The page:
What about the “innovation gap”? People of higher socio-economic class have greater input in creating innovations than those in lower classes because they more likely to be involved in the decision-making process in organizations and have more resources to offer, such as funding. This can increase inequalities in how innovations are made. Rogers does not address this issue. This can be solved by including everyone in an organization in the innovation process.

Question to think about… Should negative consequences hinder/affect the innovator’s decision to diffuse an innovation? What are some ways the innovators could combat this?

Re-invention[edit | edit source]

Re-invention is when an innovation is changed or modified by the user in the process of adoption and implementation. One downside to re-invention is that the innovation could be used in a way that was not intended and decreases effectiveness. Another downside to re-invention is legal problems that might arise if the application of the innovation oversteps the copyright protection of another innovation. An example of re-invention being used in a good way is when teachers re-invented the iPad for use in the classroom. Teachers took a device that was created for adults and turned into an educational tool. In schools, iPads are used to access digital textbooks and content, write notes, access blogs, and as multimedia creation devices (Rogers, 2003, p. 17; Pilgrim, 2012, p. 17-18).

Questions to think about… Furby was a popular toy in the 1990s. In 2012, the product was updated for the 2012 holiday season. If a product is updated and marketed as new, is it considered an innovation or re-invention?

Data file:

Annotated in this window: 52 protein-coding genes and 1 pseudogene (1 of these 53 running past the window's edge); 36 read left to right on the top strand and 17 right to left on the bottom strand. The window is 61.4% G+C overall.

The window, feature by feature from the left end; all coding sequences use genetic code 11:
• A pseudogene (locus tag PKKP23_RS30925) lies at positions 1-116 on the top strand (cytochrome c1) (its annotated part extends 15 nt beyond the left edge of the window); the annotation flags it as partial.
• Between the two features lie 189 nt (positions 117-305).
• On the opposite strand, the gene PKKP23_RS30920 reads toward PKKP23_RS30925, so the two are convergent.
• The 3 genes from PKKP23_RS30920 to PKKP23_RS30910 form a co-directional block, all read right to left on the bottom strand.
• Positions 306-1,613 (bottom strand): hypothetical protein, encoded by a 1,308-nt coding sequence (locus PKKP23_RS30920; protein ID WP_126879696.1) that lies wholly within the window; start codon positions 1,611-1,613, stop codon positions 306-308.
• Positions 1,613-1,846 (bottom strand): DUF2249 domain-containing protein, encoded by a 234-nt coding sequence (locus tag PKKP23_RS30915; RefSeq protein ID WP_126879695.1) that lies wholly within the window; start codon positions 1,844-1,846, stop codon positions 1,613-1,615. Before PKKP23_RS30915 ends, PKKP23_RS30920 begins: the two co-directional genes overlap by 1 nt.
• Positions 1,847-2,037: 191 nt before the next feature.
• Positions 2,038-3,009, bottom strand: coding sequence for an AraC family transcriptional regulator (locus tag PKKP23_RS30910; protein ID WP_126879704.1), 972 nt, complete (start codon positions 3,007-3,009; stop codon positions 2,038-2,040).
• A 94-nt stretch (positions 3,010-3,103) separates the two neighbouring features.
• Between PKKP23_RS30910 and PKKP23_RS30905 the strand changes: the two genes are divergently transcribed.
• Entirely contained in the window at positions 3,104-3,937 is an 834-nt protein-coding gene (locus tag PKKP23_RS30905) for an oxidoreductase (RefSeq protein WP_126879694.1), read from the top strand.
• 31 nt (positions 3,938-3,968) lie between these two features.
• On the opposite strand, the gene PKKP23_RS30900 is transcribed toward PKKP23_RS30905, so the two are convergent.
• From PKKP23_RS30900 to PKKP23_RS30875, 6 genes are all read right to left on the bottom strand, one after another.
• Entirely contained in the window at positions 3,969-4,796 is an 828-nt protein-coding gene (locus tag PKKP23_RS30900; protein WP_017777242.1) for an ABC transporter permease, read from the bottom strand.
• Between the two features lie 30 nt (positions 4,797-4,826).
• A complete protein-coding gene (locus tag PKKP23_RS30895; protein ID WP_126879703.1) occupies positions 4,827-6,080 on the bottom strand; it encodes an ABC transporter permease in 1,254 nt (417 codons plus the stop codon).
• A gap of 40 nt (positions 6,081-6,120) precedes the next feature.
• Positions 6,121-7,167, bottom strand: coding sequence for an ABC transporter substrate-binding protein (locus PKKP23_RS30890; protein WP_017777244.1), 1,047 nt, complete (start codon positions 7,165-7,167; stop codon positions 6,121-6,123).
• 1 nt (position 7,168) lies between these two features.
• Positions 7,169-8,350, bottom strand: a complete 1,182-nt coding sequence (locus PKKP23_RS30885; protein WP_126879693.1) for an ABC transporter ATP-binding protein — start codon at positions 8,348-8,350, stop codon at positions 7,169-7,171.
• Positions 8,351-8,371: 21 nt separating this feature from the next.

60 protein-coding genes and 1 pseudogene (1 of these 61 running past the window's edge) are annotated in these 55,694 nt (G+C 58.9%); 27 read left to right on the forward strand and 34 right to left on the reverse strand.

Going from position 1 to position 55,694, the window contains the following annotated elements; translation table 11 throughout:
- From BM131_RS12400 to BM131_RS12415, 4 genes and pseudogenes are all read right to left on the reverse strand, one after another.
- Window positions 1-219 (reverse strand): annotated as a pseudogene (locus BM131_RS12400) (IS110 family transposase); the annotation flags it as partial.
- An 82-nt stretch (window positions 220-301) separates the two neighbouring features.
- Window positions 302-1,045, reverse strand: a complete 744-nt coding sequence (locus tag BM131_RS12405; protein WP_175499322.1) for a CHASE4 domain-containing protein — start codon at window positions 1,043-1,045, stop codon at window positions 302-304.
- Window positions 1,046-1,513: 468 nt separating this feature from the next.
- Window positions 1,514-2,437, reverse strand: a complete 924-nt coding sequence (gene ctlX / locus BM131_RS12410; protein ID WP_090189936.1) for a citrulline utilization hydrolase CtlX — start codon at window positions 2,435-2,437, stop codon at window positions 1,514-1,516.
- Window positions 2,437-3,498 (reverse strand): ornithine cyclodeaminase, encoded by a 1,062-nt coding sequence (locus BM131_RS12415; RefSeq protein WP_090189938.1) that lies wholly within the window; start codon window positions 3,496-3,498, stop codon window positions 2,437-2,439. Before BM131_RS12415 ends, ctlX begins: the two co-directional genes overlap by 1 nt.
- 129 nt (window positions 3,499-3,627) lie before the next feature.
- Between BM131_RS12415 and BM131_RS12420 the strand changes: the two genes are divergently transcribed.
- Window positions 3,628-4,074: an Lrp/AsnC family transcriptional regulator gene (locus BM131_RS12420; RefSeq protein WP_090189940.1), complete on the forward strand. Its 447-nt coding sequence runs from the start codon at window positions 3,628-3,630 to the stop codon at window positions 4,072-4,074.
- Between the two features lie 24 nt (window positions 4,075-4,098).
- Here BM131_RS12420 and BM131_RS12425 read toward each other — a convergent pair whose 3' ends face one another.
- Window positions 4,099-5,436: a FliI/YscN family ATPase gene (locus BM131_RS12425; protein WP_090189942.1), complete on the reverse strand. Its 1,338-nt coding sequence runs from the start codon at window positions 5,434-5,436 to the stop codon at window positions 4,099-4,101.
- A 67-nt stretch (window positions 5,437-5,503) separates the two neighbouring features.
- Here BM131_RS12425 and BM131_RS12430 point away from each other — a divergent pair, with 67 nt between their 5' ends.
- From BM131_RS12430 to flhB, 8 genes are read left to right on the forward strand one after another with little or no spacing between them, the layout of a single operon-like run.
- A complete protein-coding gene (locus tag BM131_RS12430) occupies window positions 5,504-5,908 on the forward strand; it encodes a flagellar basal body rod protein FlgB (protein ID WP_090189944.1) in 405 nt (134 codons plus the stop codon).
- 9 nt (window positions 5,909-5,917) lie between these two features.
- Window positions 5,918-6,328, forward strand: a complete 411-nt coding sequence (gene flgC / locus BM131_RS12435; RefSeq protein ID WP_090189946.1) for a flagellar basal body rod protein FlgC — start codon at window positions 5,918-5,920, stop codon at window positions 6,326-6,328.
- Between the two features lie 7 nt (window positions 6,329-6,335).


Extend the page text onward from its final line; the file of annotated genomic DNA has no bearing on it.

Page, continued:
If an innovation was a success, do the five attributes of innovation still have to be existent in the re-invention of the innovation for it to also be successful?

Tim Brown’s Design Thinking[edit | edit source]

According to Tim Brown, innovations can be physical products, services, processes, IT-powered interactions and other human-centered activities where design thinking could make a difference. In simplest terms, innovations are ideas that are well thought out and executed. Brown also says that ideas that are truly innovative challenge the way things currently are and cause a shift in the way things are. These truly innovative ideas show people a solution to a problem that they were not aware of (Brown, 2008, p. 2; Brown, 2010, p. 35).

Brown’s idea of innovation disagrees with Rogers' because Rogers said that innovations have to be compatible with existing social norms, values, experiences, and beliefs of the potential adopters.

Question to think about… What affects do innovations that challenge the status quo have on social systems?

Design Thinking and Three Overlapping Spaces[edit | edit source]

Brown (2008) defines design thinking as an approach that infuses innovation activities with a human-centered design attitude (p. 1). Brown says that because the nature of design thinking is exploratory, there is no recipe for success and that there is not “one best way.” Brown believes that design thinking is best thought of as using the model of three overlapping spaces rather than like a step-by-step instruction manual. This model of innovation is simple and non-linear. These spaces are inspiration, ideation, and implementation (Brown, 2009, p. 16-17).